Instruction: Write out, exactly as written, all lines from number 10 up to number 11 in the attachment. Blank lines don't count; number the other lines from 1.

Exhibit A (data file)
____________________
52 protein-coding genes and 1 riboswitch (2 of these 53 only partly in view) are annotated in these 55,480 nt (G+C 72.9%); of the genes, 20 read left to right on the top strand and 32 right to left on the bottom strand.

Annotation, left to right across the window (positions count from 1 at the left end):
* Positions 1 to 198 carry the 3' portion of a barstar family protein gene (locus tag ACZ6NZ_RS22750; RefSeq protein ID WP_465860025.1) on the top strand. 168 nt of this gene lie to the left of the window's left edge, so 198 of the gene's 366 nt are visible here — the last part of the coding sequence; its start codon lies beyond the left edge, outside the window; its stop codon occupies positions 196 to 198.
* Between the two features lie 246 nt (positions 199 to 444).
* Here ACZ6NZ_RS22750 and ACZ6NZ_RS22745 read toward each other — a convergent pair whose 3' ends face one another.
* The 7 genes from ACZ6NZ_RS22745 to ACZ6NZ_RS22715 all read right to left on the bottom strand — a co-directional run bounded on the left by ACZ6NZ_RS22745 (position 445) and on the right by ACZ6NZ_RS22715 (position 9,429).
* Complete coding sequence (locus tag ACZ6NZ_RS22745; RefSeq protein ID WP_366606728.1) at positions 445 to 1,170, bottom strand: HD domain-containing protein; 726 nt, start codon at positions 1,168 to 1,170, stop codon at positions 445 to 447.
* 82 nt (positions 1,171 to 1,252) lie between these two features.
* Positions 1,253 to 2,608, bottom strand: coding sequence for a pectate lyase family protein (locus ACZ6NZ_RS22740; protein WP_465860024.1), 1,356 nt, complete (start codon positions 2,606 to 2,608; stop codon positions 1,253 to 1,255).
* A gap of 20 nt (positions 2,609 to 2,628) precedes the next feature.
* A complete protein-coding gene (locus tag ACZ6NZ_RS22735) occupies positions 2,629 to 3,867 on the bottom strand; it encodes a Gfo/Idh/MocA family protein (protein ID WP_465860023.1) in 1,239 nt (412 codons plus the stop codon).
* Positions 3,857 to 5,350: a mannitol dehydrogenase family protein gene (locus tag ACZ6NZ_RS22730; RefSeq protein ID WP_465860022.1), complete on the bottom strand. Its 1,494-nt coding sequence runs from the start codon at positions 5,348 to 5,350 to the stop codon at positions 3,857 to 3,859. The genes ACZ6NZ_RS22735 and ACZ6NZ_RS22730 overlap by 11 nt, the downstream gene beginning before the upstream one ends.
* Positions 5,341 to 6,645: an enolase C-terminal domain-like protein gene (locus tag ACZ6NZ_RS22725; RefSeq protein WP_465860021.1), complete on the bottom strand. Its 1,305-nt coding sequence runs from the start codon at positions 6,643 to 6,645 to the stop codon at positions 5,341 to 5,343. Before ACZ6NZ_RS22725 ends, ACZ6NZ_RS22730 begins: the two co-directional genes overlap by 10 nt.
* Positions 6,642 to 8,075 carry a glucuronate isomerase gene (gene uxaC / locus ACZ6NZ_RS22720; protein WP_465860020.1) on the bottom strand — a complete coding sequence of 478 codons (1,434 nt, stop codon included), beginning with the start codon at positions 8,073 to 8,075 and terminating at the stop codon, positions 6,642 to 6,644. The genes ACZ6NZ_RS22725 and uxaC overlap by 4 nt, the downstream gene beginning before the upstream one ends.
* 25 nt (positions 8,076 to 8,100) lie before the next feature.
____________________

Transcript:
* A gap of 20 nt (positions 2,609 to 2,628) precedes the next feature.
* A complete protein-coding gene (locus tag ACZ6NZ_RS22735) occupies positions 2,629 to 3,867 on the bottom strand; it encodes a Gfo/Idh/MocA family protein (protein ID WP_465860023.1) in 1,239 nt (412 codons plus the stop codon).